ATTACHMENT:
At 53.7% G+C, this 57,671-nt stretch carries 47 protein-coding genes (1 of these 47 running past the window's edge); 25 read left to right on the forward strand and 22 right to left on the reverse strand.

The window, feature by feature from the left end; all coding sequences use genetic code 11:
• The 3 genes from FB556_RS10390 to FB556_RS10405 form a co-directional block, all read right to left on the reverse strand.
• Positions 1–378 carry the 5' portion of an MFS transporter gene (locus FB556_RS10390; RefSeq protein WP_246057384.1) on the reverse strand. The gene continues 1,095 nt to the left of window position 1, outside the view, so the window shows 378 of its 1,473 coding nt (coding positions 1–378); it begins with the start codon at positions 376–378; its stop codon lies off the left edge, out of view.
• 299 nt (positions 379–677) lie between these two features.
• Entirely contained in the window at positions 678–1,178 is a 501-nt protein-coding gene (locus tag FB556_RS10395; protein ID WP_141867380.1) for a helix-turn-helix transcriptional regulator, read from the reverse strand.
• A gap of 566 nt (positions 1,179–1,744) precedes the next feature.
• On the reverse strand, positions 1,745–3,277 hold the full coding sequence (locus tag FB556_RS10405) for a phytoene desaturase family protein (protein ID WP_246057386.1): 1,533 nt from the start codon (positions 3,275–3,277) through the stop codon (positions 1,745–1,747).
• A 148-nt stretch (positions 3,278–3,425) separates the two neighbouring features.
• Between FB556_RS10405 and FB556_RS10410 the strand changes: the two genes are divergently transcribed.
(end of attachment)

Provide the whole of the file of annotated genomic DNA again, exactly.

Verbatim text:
At 53.7% G+C, this 57,671-nt stretch carries 47 protein-coding genes (1 of these 47 running past the window's edge); 25 read left to right on the forward strand and 22 right to left on the reverse strand.

The window, feature by feature from the left end; all coding sequences use genetic code 11:
• The 3 genes from FB556_RS10390 to FB556_RS10405 form a co-directional block, all read right to left on the reverse strand.
• Positions 1–378 carry the 5' portion of an MFS transporter gene (locus FB556_RS10390; RefSeq protein WP_246057384.1) on the reverse strand. The gene continues 1,095 nt to the left of window position 1, outside the view, so the window shows 378 of its 1,473 coding nt (coding positions 1–378); it begins with the start codon at positions 376–378; its stop codon lies off the left edge, out of view.
• 299 nt (positions 379–677) lie between these two features.
• Entirely contained in the window at positions 678–1,178 is a 501-nt protein-coding gene (locus tag FB556_RS10395; protein ID WP_141867380.1) for a helix-turn-helix transcriptional regulator, read from the reverse strand.
• A gap of 566 nt (positions 1,179–1,744) precedes the next feature.
• On the reverse strand, positions 1,745–3,277 hold the full coding sequence (locus tag FB556_RS10405) for a phytoene desaturase family protein (protein ID WP_246057386.1): 1,533 nt from the start codon (positions 3,275–3,277) through the stop codon (positions 1,745–1,747).
• A 148-nt stretch (positions 3,278–3,425) separates the two neighbouring features.
• Between FB556_RS10405 and FB556_RS10410 the strand changes: the two genes are divergently transcribed.